Lambda expressions for Java

Detailed explanation of lambda expression in Java

Lambda expressions, also known as closures, are the most important new feature that drives the release of Java 8.

Lambda allows functions to be used as parameters of a method (functions are passed into the method as parameters).

Using Lambda expressions can make the code more concise and compact.

Why use Lambda expressions

  • Avoid too many anonymous inner classes
  • It can make the code look more concise
  • Removed a pile of meaningless code, leaving only the core logic

Understanding functional interfaces

  • Understanding the functional interface is the key to learning Lambda expressions
  • Definition of functional interface:
    • Any interface that contains only one abstract method is a functional interface
    • For functional interfaces, we can create objects of the interface through Lambda expressions


The syntax format of lambda expression is as follows:

(parameters) -> expression
(parameters) ->{ statements; }

The following are important features of lambda expressions:

  • Optional type declaration: there is no need to declare parameter types, and the compiler can uniformly identify parameter values.
  • Optional parameter parentheses: one parameter does not need to define parentheses, but multiple parameters need to define parentheses.
  • Optional curly braces: if the body contains a statement, curly braces are not required.
  • Optional return keyword: if the body has only one expression return value, the compiler will automatically return the value. Braces need to specify that the expression returns a value.

Lambda expression instance

// 1. No parameter is required. The return value is 5  
() -> 5  
// 2. Receive a parameter (numeric type) and return twice its value  
x -> 2 * x  
// 3. Accept 2 parameters (numbers) and return their difference  
(x, y) -> x – y  
// 4. Receive two int integers and return their sum  
(int x, int y) -> x + y  
// 5. Accept a string object and print it on the console without returning any value (it looks like returning void)  
(String s) -> System.out.print(s)
public class Java8Tester {
   public static void main(String args[]){
      Java8Tester tester = new Java8Tester();
      // Type declaration
      MathOperation addition = (int a, int b) -> a + b;
      // No type declaration
      MathOperation subtraction = (a, b) -> a - b;
      // Return statement in braces
      MathOperation multiplication = (int a, int b) -> { return a * b; };
      // No braces and return statements
      MathOperation division = (int a, int b) -> a / b;
      System.out.println("10 + 5 = " + tester.operate(10, 5, addition));
      System.out.println("10 - 5 = " + tester.operate(10, 5, subtraction));
      System.out.println("10 x 5 = " + tester.operate(10, 5, multiplication));
      System.out.println("10 / 5 = " + tester.operate(10, 5, division));
      // No parentheses
      GreetingService greetService1 = message ->
      System.out.println("Hello " + message);
      // Use parentheses
      GreetingService greetService2 = (message) ->
      System.out.println("Hello " + message);
   interface MathOperation {
      int operation(int a, int b);
   interface GreetingService {
      void sayMessage(String message);
   private int operate(int a, int b, MathOperation mathOperation){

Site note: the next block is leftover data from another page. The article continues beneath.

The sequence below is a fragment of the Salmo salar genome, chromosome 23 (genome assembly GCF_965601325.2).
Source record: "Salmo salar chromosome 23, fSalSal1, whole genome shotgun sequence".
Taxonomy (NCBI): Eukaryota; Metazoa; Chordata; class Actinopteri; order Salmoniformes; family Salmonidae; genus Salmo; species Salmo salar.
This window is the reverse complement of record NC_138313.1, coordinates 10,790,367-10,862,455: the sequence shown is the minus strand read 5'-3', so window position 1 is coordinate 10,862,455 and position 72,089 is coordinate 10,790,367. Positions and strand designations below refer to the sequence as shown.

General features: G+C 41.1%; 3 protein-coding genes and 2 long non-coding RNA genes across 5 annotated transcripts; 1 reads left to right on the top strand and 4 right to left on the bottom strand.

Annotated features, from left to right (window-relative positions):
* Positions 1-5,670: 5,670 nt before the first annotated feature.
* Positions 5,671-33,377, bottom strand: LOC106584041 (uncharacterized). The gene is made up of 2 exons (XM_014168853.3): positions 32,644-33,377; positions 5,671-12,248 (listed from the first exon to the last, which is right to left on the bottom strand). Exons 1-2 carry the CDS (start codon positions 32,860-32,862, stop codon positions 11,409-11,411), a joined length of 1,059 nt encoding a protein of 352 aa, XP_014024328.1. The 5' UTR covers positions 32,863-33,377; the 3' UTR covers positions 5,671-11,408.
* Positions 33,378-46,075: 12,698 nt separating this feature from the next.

return mathOperation.operation(a, b);

Execute the above script and the output is

10 + 5 = 15
10 - 5 = 5
10 x 5 = 50
10 / 5 = 2
Hello Runoob
Hello Google

You should pay attention to the following two points when using Lambda expressions:

  • Lambda expression is mainly used to define the method type interface executed in the line, for example, a simple method interface. In the above example, we use various types of lambda expressions to define the methods of the MathOperation interface. Then we define the execution of sayMessage.
  • Lambda expressions avoid the trouble of using anonymous methods and give Java simple but powerful functional programming capabilities.

Variable scope

Lambda expressions can only refer to outer local variables marked final, which means that local variables defined outside the domain cannot be modified inside lambda, otherwise compilation errors will occur.

public class Java8Tester {
   final static String salutation = "Hello! ";
   public static void main(String args[]){
      GreetingService greetService1 = message -> 
      System.out.println(salutation + message);
   interface GreetingService {
      void sayMessage(String message);

Execute the above script, and the output result is:

Hello! Runoob

We can also access the outer local variables directly in lambda expressions

public class Java8Tester {
    public static void main(String args[]) {
        final int num = 1;
        Converter<Integer, String> s = (param) -> System.out.println(String.valueOf(param + num));
        s.convert(2);  // The output is 3
    public interface Converter<T1, T2> {
        void convert(int i);

The local variable of lambda expression can not be declared as final, but it must not be modified by the following code (that is, it has implicit final semantics)

int num = 1;  
Converter<Integer, String> s = (param) -> System.out.println(String.valueOf(param + num));
num = 5;  
//Error message: local variable num defined in an enclosing scope must be final or effective 

It is not allowed to declare a parameter or local variable with the same name as a local variable in a Lambda expression.

String first = "";  
Comparator<String> comparator = (first, second) ->, second.length());  //Compilation will fail 

Keywords: Java Scala

Added by domwells27 on Thu, 14 Oct 2021 08:43:46 +0300